Microsoft Lync 2013 – New Feature Overview

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Microsoft Lync 2013 – Main Window

Are you planning to upgrade your unified communications IM client? Following up on the article “What Is Microsoft Lync?” by Mark Stubbles we would like to introduce you today to all new features of Microsoft Lync 2013.

In comparison the Microsoft Office Communicator (also known as OCS) had the look and feel of Windows XP, the Lync 2010 update brought it up to speed with the Windows 7 design and finally Lync 2013 has the looks of the Windows 8 and Office 365 environment. But of course there is much more under the hood than just eye-candy. I listed below a few of the new features that were most interesting to me.

Overview of new features in Lync 2013

Visual Features:

The main window has been optimized to provide better access and a more intuitive using of the application. The new tabbed conversation feature gets rid of having several chat windows open at the same time – so you can keep track of all your conversations in a single place and just have to browse through them. Similar to the tabbed browsing of Google Chrome you are also able to move a certain chat out of the tabbed conversations and provide them with their own window and naturally you can move it back into the tabbed conversation window.

And for everyone who would like to display the images and fonts larger they can easily adjust the display setup in the configuration of the client. This is not only a help to users with sight challenges, but also can be useful for a deployment on wall-mounted displays.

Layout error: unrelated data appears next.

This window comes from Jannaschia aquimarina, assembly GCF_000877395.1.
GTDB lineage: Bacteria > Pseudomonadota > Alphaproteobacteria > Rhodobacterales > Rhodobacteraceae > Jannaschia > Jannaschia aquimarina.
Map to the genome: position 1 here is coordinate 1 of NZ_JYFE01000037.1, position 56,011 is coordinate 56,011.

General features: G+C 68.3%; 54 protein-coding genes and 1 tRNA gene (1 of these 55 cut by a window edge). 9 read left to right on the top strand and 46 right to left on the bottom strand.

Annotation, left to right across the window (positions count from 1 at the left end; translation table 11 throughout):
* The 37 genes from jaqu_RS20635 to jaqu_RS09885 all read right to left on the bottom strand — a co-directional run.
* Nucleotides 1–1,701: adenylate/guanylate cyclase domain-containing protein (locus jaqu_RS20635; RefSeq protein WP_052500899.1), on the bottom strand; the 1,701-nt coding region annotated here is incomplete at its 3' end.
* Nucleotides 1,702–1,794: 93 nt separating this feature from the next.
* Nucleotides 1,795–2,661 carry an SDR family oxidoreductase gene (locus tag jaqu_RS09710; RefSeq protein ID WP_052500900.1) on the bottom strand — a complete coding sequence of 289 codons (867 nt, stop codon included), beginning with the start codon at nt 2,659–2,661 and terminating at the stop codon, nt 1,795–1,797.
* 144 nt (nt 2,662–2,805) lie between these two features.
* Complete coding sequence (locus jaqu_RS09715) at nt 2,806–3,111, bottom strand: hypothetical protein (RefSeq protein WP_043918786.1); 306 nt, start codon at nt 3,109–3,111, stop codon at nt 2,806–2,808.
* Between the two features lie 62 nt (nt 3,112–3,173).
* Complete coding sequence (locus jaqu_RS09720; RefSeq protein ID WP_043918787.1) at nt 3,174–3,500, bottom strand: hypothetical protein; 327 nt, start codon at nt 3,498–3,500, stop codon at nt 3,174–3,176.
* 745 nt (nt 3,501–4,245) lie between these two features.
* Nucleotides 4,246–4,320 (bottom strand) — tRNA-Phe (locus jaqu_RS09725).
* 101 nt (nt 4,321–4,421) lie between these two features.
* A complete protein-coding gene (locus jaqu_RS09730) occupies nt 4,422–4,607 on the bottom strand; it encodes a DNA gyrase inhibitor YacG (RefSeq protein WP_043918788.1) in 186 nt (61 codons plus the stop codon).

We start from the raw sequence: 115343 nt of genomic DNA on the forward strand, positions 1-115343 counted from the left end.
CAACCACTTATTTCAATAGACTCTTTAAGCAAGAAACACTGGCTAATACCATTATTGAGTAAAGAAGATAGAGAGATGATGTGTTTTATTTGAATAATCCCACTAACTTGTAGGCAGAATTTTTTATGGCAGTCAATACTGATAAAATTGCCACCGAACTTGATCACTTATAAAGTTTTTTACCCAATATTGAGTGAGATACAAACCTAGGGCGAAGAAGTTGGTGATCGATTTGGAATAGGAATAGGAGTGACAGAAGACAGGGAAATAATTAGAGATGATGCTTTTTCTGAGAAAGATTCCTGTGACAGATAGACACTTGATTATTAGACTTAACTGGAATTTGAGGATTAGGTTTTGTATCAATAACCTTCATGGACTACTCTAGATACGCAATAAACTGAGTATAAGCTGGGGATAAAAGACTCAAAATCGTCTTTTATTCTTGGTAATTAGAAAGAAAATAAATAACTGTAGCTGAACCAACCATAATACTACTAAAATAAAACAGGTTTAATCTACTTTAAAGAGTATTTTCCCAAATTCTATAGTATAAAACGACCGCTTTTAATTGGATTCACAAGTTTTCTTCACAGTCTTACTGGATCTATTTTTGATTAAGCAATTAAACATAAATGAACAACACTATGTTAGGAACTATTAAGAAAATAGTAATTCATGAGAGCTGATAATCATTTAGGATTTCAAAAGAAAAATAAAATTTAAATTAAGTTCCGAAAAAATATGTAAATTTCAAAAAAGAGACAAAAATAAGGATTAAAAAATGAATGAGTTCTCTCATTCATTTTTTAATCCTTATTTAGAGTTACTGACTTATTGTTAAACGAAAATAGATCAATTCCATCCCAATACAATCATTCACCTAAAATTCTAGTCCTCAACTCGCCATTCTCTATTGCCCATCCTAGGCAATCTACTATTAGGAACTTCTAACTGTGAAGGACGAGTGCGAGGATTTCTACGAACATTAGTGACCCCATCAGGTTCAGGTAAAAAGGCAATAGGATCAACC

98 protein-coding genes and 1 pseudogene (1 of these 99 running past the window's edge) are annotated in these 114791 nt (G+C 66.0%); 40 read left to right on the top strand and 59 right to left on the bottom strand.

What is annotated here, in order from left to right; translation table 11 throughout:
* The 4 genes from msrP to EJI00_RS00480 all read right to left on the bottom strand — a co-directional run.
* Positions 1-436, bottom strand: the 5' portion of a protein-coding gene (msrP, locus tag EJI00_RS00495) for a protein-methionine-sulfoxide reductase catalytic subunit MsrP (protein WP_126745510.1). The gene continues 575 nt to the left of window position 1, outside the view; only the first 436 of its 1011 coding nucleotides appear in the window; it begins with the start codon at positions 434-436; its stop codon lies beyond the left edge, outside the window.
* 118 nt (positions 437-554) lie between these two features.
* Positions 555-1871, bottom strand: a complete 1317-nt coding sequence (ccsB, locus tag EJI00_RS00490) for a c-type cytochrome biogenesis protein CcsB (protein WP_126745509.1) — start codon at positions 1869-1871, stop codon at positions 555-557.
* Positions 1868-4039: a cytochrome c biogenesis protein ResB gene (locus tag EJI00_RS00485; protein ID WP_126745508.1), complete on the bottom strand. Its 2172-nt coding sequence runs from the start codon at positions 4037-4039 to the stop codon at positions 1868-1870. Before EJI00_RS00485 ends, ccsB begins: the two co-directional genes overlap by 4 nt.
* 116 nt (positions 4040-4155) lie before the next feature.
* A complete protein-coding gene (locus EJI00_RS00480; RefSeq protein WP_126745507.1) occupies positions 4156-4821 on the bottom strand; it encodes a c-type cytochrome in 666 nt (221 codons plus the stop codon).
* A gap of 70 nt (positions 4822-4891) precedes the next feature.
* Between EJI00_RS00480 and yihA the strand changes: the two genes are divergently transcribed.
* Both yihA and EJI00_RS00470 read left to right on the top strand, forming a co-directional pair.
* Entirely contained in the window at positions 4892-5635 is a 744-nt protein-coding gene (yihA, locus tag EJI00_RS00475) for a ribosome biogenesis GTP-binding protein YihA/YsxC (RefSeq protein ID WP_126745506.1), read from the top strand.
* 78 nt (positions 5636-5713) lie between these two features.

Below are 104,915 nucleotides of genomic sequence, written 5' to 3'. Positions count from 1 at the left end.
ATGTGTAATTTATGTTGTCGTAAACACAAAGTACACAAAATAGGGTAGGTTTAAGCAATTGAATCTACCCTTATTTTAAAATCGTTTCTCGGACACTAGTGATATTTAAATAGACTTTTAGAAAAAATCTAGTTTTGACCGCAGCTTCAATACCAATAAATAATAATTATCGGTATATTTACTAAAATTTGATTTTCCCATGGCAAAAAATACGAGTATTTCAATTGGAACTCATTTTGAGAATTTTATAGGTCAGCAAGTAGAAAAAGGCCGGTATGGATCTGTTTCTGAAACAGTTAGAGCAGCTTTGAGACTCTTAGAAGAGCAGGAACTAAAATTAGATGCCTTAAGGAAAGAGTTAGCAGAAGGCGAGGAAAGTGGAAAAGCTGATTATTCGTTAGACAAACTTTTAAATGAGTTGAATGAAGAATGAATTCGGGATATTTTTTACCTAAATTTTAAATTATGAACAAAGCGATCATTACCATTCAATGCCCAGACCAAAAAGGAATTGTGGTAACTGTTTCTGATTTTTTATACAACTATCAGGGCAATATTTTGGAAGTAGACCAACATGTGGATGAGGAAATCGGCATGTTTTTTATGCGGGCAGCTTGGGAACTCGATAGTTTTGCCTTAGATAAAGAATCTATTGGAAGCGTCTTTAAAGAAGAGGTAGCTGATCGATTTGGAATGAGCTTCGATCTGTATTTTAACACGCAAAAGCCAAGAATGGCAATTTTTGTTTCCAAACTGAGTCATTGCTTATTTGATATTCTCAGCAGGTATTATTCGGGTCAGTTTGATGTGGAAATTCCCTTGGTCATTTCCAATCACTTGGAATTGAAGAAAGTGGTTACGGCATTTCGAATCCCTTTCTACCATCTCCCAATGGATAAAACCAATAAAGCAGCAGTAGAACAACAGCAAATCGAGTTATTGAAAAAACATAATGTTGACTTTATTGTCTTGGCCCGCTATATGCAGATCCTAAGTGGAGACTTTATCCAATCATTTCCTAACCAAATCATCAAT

Easier Deployment:

The main Lync 2013 client and the Online Meeting add-in is now included in the setup program of Office 2013 so deployment on the software side has been made significantly easier, especially for large enterprises with many thousands of workstations.

However because this part has changed Microsoft has also changed how the group policy is deployed. Instead of working on the communicator.adm file to define policies, certain ADMX and ADML admin templates are provided along with Office Policy Administrative Templates to work on. For more information on this particular topic I suggest reading the Microsoft article on “Group Policy Settings for Lync 2013“.

BYOD Enhancements:

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Microsoft Lync 2013 – Calling a Smartphone

With Lync 2010 the App for smartphone, there was only support for presence and instant messaging while the new Lync 2013 App for smartphones and tablets also supports Voice calls and mobile video conferencing over WiFi and cellular data connection alike. Regardless of the fact that many desk phones can be connected with your Lync client, utilizing Lync on smartphones and Lync on PCs within your organisation your permanently replace the requirement of having a separate hardware phone on your desk and cutting costs for invest and maintenance by enforcing unified communications technology. For a more detailed overview of the features for mobile Lync I recommend the “Mobile Client Comparison Tables” page by Microsoft.

The users accessing from non-corporate workstations via browser also get some good news. The Lync 2013 Web App for web-based conferencing received support for voice and high definition video conferencing devices. Meeting participants can also show their screens for collaboration or presentation and re-assign the presenter role to others – They get the full Lync 2013 meeting experience without having the software client installed on the machine.

Functional Features:

The Lync 2013 client can handle virtual environment better. Virtual Desktop Infrastructure (VDI) fully supports audio and video devices, like a headset and a webcam, to be connected to the client even though you might be using a virtual machine such as a thin client or a differently re-purposed workstation. For more details on how to deploy the Lync VDI plug-in please check the Microsoft TechNet article.

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Microsoft Lync 2013 – Chat Room Integration